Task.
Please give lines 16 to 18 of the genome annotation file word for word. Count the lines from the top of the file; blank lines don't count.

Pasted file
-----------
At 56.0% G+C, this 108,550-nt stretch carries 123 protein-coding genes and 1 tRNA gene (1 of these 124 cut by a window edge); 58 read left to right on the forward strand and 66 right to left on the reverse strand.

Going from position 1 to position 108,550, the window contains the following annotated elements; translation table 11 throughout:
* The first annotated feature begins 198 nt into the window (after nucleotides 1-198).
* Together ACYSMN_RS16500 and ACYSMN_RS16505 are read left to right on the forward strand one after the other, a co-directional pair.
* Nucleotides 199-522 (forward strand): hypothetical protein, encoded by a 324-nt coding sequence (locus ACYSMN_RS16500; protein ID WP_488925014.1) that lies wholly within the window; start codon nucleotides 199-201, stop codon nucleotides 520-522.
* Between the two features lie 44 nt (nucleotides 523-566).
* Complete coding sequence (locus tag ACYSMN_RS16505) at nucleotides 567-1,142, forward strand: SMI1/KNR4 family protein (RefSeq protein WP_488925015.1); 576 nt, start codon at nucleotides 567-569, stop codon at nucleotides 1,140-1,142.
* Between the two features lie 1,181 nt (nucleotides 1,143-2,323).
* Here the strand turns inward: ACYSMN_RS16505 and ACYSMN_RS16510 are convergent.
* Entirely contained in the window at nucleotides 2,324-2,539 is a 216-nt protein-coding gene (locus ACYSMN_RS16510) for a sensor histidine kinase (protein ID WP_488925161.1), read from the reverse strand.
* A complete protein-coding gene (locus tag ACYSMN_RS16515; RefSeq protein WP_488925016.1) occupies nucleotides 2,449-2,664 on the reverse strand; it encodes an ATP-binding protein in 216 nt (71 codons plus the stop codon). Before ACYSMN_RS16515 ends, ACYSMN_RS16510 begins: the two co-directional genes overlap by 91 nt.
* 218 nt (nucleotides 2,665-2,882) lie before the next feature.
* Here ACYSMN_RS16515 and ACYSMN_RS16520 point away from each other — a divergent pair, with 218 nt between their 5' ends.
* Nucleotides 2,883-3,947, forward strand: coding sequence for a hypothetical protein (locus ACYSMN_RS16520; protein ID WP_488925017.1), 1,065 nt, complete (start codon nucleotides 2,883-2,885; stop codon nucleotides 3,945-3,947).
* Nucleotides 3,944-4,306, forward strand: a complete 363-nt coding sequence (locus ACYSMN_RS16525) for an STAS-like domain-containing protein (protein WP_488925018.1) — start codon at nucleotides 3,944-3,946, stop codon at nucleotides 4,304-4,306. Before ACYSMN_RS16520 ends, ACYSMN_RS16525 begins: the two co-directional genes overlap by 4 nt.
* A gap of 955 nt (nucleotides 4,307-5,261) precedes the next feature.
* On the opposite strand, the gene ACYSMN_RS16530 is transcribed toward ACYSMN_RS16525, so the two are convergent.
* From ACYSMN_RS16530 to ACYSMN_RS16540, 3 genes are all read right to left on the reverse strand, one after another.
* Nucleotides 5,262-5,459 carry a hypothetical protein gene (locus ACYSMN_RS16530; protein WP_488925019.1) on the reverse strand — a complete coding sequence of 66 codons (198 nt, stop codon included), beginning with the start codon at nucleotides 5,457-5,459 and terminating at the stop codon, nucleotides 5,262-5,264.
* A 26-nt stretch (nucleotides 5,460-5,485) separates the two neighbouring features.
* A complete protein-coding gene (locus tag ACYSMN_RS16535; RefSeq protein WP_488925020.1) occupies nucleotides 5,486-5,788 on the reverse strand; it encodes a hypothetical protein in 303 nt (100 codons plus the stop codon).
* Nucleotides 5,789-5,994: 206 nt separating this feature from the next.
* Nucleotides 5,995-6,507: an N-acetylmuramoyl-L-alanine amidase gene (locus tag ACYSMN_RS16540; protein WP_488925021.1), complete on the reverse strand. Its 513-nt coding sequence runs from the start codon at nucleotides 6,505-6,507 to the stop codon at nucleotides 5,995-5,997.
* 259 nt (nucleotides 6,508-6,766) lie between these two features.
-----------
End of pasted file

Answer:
* A gap of 955 nt (nucleotides 4,307-5,261) precedes the next feature.
* On the opposite strand, the gene ACYSMN_RS16530 is transcribed toward ACYSMN_RS16525, so the two are convergent.
* From ACYSMN_RS16530 to ACYSMN_RS16540, 3 genes are all read right to left on the reverse strand, one after another.